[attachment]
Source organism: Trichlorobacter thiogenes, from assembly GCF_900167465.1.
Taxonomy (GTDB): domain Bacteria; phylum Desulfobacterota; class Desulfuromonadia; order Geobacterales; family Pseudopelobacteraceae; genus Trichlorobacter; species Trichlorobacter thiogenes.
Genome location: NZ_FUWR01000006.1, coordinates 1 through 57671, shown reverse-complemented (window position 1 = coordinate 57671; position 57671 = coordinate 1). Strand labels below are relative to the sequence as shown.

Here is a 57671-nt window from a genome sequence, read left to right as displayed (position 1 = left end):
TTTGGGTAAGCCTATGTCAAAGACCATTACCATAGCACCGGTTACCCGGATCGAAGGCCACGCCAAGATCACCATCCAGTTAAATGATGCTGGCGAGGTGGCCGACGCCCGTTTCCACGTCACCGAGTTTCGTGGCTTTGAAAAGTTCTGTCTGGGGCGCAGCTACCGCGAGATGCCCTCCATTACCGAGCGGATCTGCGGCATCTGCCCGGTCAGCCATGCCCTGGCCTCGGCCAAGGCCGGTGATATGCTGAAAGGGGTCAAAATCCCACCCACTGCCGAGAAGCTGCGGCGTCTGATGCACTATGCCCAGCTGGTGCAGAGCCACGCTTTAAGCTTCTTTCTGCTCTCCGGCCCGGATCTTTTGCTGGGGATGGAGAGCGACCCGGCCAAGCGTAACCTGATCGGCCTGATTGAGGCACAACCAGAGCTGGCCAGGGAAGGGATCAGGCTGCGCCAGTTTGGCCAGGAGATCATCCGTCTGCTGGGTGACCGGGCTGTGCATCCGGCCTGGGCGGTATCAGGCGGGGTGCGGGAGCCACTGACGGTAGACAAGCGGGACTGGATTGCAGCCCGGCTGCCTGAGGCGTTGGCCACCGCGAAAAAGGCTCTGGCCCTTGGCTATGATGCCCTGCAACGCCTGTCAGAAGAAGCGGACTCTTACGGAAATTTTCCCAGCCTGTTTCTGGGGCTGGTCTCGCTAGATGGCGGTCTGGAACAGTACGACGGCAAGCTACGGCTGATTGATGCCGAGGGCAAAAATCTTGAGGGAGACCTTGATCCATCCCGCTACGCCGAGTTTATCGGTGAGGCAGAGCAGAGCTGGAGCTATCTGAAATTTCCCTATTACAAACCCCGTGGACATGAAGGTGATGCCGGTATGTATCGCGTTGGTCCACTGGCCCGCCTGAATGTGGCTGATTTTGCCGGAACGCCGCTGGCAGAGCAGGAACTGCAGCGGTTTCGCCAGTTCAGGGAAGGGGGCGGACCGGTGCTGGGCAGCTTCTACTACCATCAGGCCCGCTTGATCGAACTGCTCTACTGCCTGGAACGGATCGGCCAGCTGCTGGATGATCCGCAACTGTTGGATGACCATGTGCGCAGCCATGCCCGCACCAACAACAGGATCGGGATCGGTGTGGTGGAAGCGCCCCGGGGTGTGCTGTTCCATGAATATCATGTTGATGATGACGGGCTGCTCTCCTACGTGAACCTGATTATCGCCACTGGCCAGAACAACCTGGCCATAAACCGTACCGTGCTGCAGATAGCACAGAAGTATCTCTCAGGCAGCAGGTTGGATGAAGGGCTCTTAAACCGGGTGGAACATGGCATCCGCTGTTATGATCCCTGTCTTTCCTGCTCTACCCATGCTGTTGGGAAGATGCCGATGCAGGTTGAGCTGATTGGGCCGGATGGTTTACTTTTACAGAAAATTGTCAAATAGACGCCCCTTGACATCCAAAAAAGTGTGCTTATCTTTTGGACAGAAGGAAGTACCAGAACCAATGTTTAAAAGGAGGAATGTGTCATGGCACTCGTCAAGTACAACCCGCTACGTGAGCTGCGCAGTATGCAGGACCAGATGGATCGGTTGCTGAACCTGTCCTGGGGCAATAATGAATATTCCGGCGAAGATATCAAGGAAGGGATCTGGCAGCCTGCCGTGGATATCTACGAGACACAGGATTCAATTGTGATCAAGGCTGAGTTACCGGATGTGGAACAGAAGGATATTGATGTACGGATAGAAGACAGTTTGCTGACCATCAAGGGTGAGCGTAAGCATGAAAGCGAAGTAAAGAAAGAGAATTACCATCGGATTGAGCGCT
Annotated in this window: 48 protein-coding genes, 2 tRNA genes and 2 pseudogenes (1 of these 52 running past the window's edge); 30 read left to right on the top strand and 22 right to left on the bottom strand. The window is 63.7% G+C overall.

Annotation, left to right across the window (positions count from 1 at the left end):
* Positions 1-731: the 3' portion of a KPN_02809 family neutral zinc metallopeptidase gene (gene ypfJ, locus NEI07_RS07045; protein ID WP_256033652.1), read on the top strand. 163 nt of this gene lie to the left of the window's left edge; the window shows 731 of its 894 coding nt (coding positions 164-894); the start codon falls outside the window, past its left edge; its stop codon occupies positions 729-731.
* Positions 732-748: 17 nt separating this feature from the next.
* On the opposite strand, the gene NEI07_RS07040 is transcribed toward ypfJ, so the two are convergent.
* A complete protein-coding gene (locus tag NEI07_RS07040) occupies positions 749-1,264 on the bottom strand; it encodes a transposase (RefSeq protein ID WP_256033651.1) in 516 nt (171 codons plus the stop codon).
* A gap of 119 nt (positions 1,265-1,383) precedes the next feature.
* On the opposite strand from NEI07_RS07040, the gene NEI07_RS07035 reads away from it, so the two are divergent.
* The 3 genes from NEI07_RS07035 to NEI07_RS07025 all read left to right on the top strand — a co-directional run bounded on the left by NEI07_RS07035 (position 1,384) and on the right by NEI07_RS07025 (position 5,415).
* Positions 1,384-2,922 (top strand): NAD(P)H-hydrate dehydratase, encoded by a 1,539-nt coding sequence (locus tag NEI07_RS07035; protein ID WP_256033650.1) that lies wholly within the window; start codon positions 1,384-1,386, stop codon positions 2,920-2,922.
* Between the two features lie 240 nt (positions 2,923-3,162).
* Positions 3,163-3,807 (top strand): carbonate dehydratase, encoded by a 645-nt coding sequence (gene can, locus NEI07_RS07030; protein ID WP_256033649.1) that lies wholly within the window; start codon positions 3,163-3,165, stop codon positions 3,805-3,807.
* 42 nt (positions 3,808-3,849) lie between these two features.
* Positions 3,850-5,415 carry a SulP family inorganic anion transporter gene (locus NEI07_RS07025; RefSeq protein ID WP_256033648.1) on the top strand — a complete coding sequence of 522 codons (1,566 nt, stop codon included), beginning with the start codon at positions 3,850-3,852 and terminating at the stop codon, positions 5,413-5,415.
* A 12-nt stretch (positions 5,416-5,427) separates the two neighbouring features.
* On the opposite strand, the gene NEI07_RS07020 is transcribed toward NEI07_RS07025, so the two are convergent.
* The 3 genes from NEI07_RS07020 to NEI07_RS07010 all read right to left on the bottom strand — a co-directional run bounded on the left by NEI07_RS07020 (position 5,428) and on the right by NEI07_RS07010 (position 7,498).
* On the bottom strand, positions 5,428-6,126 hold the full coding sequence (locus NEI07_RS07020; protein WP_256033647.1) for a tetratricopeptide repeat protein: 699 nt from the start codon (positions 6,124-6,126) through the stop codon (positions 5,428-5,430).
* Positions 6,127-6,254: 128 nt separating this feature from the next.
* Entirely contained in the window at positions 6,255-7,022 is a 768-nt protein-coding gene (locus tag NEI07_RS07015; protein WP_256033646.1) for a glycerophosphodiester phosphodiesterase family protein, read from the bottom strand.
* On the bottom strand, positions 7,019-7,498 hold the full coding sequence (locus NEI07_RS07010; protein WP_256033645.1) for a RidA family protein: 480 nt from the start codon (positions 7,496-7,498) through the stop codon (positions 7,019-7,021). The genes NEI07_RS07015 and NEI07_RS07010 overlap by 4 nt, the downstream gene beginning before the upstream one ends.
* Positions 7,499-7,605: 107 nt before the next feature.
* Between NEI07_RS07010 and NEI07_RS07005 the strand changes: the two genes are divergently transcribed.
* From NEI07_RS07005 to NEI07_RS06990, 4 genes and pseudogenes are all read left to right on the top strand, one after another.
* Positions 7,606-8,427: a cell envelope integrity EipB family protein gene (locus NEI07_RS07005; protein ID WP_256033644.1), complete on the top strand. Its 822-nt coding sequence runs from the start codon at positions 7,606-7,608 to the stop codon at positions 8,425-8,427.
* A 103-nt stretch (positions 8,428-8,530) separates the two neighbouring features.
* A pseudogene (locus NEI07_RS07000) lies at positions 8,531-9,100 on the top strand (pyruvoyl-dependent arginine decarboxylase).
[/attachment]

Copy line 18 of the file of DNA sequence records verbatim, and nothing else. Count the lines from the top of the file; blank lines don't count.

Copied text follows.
* 42 nt (positions 3,808-3,849) lie between these two features.